There’s a perception amongst the male community that tweed is a textile that has been outgrown by the world of men’s fashion. However, the traditional look is enjoying something of a resurgence of late in the international market, thanks in part to high-end retailers like Godwin Charli and Harris.
Tweed is becoming a surprisingly versatile and hard-wearing clothing option that can suit an amazing number of lifestyles in all different weathers. Tweed has a lot going for it at the moment, and let’s take a look at exactly why.
It’s hardwearing and practical
Simply put, tweed can take a lot of wear and tear. It is a thick material that is also surprisingly comfortable, and it doesn’t weigh too heavily. The fact that people who spend a lot of their time outdoors in the countryside often choose tweed for coats and jackets speaks to the quality of the material in terms of keeping out the cold and withstanding potentially tricky conditions.
It is thick enough to keep you warm in the cold, but when worn well it can perfectly compliment a warm indoor climate equally well, making it a true all-rounder in terms of seasonal menswear.
It’s incredibly versatile
Tweed has long had a fixed affinity with outerwear, such as coats, jackets and jumpers. However, the versatility of the material is now being exploited into ranges including full tweed four-piece suits, casual sweaters, everyday trousers and even basic collared shirts.
Tweed designers have also begun to expand beyond clothing into ranges of tweed caps, gloves and carrier bags to make the most of the strong and durable properties of the material.
Tweed has also been used in recent creations by multi-national brands such as Nike and Doc Martens in footwear, as though to complete the spectrum of versatility that it can provide.
It carries a perception of masculinity
The historical perception of tweed means that when it is mentioned, images come to mind of landed English gentlemen participating in a hunt or an old-school professor teaching at a university. Either way, it brings with it a traditional image of masculinity and superiority, whether this is correct or not.
For men searching for a classic aesthetic that still remains relevant, tweed is your saviour. It is a material that is synonymous with professional and socially upward people, and it is fair to say the same remains true now, with young professionals favouring it as a casual fashion.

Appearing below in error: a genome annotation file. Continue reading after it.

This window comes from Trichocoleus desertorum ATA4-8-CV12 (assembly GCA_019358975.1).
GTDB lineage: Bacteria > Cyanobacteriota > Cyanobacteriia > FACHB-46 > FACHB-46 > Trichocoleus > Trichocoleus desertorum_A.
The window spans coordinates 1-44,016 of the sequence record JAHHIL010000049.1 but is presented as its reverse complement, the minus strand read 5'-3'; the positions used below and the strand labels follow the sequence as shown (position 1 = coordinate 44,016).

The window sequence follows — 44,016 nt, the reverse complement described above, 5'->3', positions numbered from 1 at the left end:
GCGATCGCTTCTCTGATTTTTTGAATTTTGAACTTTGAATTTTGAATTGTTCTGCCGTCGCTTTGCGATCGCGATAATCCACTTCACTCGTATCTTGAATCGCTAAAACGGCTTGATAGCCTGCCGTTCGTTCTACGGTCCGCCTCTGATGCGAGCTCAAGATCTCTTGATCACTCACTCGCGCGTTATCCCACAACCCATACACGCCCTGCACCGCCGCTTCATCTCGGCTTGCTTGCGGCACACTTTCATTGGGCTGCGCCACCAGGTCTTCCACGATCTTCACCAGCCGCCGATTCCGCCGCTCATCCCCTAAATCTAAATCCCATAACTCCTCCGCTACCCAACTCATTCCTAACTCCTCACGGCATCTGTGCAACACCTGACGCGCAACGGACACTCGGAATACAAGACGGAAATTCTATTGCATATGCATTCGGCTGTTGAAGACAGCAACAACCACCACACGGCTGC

Women can also make the most of it
There is a trend growing that is trying to take this masculine perception and change it – by showing that women can also rock a bit of pattern.
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While being employed in arguably a more casual way largely for women, there is no doubting that this transition into the world of women’s fashion from men’s is an ode to the versatility and enduring popularity of tweed.
It has a long tradition with classical image
Sherlock Holmes. Doctor Who. More recently, Indiana Jones, Luther and the population of Peaky Blinders. What do they have in common? They have all been depicted in popular culture as tweed exponents. The patterned wool of Scottish descent has a long history of association with men of honourable and powerful stature, and it still turns heads in this day and age.
Similarly to the perception of masculinity, this can lead an observer to the conclusion that someone wearing tweed in the modern day can be seen in the same mould as these classic British protagonists – never a bad image to present for yourself. Even James Bond was known to rock the tweed look at times back in the day – and no-one can say that James Bond isn’t a fashion icon.
Simply put, tweed is a multi-faceted textile that is fully deserving of its renewed place in both men’s and women’s fashion for its versatility and its brilliant throwback quality. It is capable of transforming any look into a more mature and masculine presentation, and very appropriate in this age of reverence of vintage fashion.